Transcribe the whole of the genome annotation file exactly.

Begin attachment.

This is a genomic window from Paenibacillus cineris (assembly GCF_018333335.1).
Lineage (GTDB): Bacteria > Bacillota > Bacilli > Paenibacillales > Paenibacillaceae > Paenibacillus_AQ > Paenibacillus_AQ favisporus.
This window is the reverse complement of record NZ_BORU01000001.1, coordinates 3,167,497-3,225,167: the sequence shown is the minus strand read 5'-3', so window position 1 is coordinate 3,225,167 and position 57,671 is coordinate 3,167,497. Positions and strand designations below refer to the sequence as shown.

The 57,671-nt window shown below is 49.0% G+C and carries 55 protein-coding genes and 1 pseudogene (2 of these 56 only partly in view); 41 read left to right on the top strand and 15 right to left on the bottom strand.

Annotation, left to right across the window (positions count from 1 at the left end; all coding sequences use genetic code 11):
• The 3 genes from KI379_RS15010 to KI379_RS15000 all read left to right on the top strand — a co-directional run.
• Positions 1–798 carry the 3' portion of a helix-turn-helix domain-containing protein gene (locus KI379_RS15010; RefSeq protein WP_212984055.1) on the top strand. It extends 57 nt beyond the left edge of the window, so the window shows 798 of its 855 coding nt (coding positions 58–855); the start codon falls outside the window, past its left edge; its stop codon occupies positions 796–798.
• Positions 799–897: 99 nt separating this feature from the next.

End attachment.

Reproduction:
This is a genomic window from Paenibacillus cineris (assembly GCF_018333335.1).
Lineage (GTDB): Bacteria > Bacillota > Bacilli > Paenibacillales > Paenibacillaceae > Paenibacillus_AQ > Paenibacillus_AQ favisporus.
This window is the reverse complement of record NZ_BORU01000001.1, coordinates 3,167,497-3,225,167: the sequence shown is the minus strand read 5'-3', so window position 1 is coordinate 3,225,167 and position 57,671 is coordinate 3,167,497. Positions and strand designations below refer to the sequence as shown.

The 57,671-nt window shown below is 49.0% G+C and carries 55 protein-coding genes and 1 pseudogene (2 of these 56 only partly in view); 41 read left to right on the top strand and 15 right to left on the bottom strand.

Annotation, left to right across the window (positions count from 1 at the left end; all coding sequences use genetic code 11):
• The 3 genes from KI379_RS15010 to KI379_RS15000 all read left to right on the top strand — a co-directional run.
• Positions 1–798 carry the 3' portion of a helix-turn-helix domain-containing protein gene (locus KI379_RS15010; RefSeq protein WP_212984055.1) on the top strand. It extends 57 nt beyond the left edge of the window, so the window shows 798 of its 855 coding nt (coding positions 58–855); the start codon falls outside the window, past its left edge; its stop codon occupies positions 796–798.
• Positions 799–897: 99 nt separating this feature from the next.